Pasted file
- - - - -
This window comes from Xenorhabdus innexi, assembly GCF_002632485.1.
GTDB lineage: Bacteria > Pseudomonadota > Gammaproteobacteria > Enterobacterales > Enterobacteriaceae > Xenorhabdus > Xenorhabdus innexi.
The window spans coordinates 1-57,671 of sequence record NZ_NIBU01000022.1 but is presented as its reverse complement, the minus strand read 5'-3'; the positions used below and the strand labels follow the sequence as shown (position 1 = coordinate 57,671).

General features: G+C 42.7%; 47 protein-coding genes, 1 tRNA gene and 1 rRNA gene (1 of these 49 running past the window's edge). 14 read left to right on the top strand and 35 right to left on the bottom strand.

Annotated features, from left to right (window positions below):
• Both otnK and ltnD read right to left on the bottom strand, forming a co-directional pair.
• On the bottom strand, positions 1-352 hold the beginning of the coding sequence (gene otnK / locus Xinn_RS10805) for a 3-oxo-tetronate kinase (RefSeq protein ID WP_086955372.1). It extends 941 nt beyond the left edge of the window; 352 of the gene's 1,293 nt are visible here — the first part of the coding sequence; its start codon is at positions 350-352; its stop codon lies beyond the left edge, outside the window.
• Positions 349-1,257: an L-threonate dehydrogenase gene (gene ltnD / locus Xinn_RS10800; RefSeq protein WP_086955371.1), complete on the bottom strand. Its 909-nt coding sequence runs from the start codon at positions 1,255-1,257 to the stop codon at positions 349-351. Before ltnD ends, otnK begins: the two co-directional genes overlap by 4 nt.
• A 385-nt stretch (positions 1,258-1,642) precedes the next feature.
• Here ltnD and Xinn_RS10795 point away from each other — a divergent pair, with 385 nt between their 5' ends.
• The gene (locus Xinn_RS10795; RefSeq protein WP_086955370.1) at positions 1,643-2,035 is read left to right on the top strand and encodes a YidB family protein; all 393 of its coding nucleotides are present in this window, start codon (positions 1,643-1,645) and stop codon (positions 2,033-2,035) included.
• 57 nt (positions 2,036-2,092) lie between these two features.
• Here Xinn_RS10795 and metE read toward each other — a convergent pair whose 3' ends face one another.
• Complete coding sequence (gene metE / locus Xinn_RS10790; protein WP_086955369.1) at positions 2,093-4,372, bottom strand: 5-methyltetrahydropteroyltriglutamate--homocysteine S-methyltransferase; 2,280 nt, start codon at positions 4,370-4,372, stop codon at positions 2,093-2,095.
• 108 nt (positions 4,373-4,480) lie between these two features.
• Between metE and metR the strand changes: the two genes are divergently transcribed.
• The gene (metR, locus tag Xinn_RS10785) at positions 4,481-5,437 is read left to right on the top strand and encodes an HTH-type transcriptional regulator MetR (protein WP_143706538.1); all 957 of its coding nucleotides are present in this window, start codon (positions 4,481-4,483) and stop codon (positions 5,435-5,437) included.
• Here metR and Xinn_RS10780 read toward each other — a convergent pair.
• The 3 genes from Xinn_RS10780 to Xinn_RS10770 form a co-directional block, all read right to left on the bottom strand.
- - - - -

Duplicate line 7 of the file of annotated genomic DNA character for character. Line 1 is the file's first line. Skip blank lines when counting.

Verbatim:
• On the bottom strand, positions 1-352 hold the beginning of the coding sequence (gene otnK / locus Xinn_RS10805) for a 3-oxo-tetronate kinase (RefSeq protein ID WP_086955372.1). It extends 941 nt beyond the left edge of the window; 352 of the gene's 1,293 nt are visible here — the first part of the coding sequence; its start codon is at positions 350-352; its stop codon lies beyond the left edge, outside the window.